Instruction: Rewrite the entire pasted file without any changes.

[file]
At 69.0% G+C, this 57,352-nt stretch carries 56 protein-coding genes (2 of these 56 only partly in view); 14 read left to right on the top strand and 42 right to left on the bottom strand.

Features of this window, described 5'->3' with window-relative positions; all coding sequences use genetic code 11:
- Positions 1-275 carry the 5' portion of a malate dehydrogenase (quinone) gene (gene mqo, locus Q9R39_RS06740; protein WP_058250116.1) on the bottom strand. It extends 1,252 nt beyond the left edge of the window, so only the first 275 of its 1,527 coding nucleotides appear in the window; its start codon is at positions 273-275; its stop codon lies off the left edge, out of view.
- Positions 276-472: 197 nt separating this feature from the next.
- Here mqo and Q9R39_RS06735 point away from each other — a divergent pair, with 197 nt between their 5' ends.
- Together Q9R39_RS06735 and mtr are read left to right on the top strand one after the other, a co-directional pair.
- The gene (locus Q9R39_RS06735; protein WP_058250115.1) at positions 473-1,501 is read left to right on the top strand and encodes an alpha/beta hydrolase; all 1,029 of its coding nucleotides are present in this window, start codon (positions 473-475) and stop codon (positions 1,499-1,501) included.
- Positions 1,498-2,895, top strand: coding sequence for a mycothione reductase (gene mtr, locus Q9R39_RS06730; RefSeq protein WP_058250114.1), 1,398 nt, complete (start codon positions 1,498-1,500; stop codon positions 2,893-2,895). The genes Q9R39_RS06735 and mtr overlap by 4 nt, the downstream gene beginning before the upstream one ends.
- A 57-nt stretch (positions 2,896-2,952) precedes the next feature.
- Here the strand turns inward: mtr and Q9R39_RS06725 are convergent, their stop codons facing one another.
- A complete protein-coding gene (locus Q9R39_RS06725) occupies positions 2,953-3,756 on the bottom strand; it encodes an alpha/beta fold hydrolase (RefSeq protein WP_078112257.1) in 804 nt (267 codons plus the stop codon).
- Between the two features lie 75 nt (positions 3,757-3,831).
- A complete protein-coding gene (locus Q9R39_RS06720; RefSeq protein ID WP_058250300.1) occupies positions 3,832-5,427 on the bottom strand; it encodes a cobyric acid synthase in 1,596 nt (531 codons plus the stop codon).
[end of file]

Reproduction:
At 69.0% G+C, this 57,352-nt stretch carries 56 protein-coding genes (2 of these 56 only partly in view); 14 read left to right on the top strand and 42 right to left on the bottom strand.

Features of this window, described 5'->3' with window-relative positions; all coding sequences use genetic code 11:
- Positions 1-275 carry the 5' portion of a malate dehydrogenase (quinone) gene (gene mqo, locus Q9R39_RS06740; protein WP_058250116.1) on the bottom strand. It extends 1,252 nt beyond the left edge of the window, so only the first 275 of its 1,527 coding nucleotides appear in the window; its start codon is at positions 273-275; its stop codon lies off the left edge, out of view.
- Positions 276-472: 197 nt separating this feature from the next.
- Here mqo and Q9R39_RS06735 point away from each other — a divergent pair, with 197 nt between their 5' ends.
- Together Q9R39_RS06735 and mtr are read left to right on the top strand one after the other, a co-directional pair.
- The gene (locus Q9R39_RS06735; protein WP_058250115.1) at positions 473-1,501 is read left to right on the top strand and encodes an alpha/beta hydrolase; all 1,029 of its coding nucleotides are present in this window, start codon (positions 473-475) and stop codon (positions 1,499-1,501) included.
- Positions 1,498-2,895, top strand: coding sequence for a mycothione reductase (gene mtr, locus Q9R39_RS06730; RefSeq protein WP_058250114.1), 1,398 nt, complete (start codon positions 1,498-1,500; stop codon positions 2,893-2,895). The genes Q9R39_RS06735 and mtr overlap by 4 nt, the downstream gene beginning before the upstream one ends.
- A 57-nt stretch (positions 2,896-2,952) precedes the next feature.
- Here the strand turns inward: mtr and Q9R39_RS06725 are convergent, their stop codons facing one another.
- A complete protein-coding gene (locus Q9R39_RS06725) occupies positions 2,953-3,756 on the bottom strand; it encodes an alpha/beta fold hydrolase (RefSeq protein WP_078112257.1) in 804 nt (267 codons plus the stop codon).
- Between the two features lie 75 nt (positions 3,757-3,831).
- A complete protein-coding gene (locus Q9R39_RS06720; RefSeq protein ID WP_058250300.1) occupies positions 3,832-5,427 on the bottom strand; it encodes a cobyric acid synthase in 1,596 nt (531 codons plus the stop codon).